Bisexual Erasure

Bisexual erasure or bisexual invisibility, is a pervasive problem in which the existence or legitimacy of bisexuality (either in general or in regard to an individual) is questioned or denied outright.


Bisexual Erasure Explanation Diagram

For example, referring to two married women as a "lesbian couple" without considering that one or both women identifies as bi. Others may insist that she can’t really be bisexual, her orientation doesn’t matter, or her bisexual identity shouldn't be mentioned now that she is partnered.

Considering a bisexual person either gay or straight depending on the sex of the person's partner, or calling bisexuals "allies" to the LGBT community, are also forms of bi erasure. Undermining the validity of bisexuality by calling it a "phase" or "confusion" is also an act of erasure.

Bisexual erasure plays a critical role in reducing the community's visibility, and in turn reducing access to the resources and support opportunities bisexual people so desperately need.

Mental Health

With bisexual people accounting for approximately 50% of the LGB community, bisexuals face severe health disparities including much higher rates of anxiety, depression and other mood disorders when compared to heterosexuals, lesbians and gays.  

Bisexual Mental Health Statistics

It's important to highlight these issues and raise awareness whilst also working with bisexual people to ensure they are cared for. With much higher rates of STI diagnoses, heart disease and cancer than heterosexuals, it's vital that more is done to protect the bisexual community. 

How to Help?

Raising awareness and showing solidarity throughout Bisexual Awareness Week doesn't require a lot of effort from your part, however anything you do to help spread love and inclusion of bisexual people is definitely a huge positive step forward for further awareness and inclusion.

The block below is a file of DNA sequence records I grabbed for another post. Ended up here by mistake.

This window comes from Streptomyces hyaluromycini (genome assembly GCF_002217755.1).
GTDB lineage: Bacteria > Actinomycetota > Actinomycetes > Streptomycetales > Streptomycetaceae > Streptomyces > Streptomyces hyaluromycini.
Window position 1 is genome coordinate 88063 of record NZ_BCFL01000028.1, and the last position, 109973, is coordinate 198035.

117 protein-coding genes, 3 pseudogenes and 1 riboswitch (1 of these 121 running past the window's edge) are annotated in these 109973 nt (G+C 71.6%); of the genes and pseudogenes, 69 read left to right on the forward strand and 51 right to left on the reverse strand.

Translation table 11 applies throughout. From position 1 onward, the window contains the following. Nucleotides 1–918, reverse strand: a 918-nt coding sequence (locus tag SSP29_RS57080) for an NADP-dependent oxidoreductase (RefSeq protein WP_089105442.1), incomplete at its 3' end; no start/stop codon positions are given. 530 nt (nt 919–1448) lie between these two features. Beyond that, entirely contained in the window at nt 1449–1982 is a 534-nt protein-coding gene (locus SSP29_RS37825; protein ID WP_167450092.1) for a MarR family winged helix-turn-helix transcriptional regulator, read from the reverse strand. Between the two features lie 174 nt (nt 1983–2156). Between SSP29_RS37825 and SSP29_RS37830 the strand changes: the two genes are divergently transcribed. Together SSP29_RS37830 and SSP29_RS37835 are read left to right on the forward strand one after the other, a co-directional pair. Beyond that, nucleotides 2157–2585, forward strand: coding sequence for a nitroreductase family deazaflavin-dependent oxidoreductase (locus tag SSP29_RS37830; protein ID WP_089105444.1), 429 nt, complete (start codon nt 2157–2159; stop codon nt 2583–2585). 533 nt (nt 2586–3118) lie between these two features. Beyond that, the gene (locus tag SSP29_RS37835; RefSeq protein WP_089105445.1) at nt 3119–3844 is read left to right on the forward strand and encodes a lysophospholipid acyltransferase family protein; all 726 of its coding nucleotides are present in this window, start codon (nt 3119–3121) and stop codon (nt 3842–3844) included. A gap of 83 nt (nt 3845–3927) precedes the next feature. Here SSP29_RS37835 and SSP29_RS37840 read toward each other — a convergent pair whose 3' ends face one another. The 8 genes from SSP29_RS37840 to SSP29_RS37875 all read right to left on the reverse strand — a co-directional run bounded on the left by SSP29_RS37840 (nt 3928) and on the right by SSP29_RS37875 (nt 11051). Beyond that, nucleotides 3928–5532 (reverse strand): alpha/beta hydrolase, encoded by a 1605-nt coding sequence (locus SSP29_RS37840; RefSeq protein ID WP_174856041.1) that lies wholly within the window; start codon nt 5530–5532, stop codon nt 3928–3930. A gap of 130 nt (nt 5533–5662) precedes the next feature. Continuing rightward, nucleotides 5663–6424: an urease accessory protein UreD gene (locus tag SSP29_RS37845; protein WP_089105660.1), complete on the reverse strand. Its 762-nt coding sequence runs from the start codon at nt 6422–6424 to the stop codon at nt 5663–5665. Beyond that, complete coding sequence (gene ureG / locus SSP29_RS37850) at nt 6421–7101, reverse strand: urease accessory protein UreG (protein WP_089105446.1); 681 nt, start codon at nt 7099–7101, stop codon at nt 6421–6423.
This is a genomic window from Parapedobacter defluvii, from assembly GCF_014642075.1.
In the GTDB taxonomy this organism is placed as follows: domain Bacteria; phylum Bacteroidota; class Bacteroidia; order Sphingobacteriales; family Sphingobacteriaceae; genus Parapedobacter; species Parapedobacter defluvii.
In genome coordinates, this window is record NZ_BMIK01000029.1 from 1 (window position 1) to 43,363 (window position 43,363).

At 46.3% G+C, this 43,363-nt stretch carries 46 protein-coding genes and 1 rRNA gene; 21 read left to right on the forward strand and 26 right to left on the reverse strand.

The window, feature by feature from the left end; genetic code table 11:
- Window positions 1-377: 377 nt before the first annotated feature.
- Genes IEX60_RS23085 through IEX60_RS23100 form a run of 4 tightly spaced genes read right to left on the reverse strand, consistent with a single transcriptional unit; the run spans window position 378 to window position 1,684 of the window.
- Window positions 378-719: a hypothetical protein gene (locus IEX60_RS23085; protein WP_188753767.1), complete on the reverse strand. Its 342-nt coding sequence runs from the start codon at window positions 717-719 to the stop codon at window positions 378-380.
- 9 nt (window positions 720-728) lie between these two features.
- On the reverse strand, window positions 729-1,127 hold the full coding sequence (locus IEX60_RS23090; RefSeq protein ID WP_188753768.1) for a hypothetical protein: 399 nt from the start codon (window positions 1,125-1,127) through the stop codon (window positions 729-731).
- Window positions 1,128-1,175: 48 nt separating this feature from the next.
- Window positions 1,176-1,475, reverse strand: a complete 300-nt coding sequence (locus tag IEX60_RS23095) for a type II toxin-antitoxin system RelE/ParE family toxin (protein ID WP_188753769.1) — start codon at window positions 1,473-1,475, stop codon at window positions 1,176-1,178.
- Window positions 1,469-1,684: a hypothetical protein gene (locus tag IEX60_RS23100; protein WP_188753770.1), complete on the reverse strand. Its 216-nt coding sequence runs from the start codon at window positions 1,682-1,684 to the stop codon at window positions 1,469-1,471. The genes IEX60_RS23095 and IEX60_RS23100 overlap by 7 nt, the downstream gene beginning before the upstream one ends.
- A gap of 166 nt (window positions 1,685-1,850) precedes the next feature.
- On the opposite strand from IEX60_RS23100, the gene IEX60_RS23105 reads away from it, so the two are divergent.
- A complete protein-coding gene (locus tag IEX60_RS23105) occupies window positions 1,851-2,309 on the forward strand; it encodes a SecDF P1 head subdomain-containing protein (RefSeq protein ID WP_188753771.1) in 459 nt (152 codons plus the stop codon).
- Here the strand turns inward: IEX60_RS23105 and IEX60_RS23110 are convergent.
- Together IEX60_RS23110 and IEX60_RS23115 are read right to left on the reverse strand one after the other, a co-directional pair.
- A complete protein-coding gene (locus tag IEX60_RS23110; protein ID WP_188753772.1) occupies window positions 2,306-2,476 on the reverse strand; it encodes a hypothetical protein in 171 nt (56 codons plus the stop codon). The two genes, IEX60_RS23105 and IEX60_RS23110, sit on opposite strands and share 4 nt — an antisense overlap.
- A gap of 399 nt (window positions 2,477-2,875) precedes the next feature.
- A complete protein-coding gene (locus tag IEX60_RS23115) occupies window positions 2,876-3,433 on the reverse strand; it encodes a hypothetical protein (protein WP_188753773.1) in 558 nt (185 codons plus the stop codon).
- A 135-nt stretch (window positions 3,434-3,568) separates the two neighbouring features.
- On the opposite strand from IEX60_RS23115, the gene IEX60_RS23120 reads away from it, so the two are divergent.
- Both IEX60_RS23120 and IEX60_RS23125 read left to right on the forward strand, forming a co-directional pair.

Thankfully with the support and promotion from organisations such as GLAAD and Joshua Lloyd; Bisexual Awareness Week has managed to receive a lot more media coverage and support by bisexual advocates.

Sharing Awareness

Once you have a greater understanding about bisexuality and bisexual people, actions such as sharing a simple social post with relevant hashtags such as #BiWeek, #BiAwareness or #CelebrateBisexuality can significantly help amplify the voices of bisexual people online!

Be sure to check out our Instagram, Facebook and Twitter pages for Bisexual Awareness Week and Celebrate Bisexuality posts! Feel free to share them with the use of hashtag: #lloydlabel. 

Reach Out to Others

If you personally have a friend or family member who is bisexual, just being there and supporting them is more than enough too. Providing both a safe space and friendly face with understanding will make them feel so much better and equal than you could possibly ever know! 

By speaking with somebody you know who is bisexual they'll also most likely be open to talk about their identity and help you gain a greater understanding. You may even be able to work together to amplify your voices to spread even more awareness to bisexual people! 

Shop Bisexual Pride Products

Here at Joshua Lloyd we constantly strive to be as inclusive as possible throughout our product collections, support and services. We stock a wide range of bisexual products including our premium bisexual pride flag, sunglasses, shoelaces, belts, suspenders, pin badges and much more!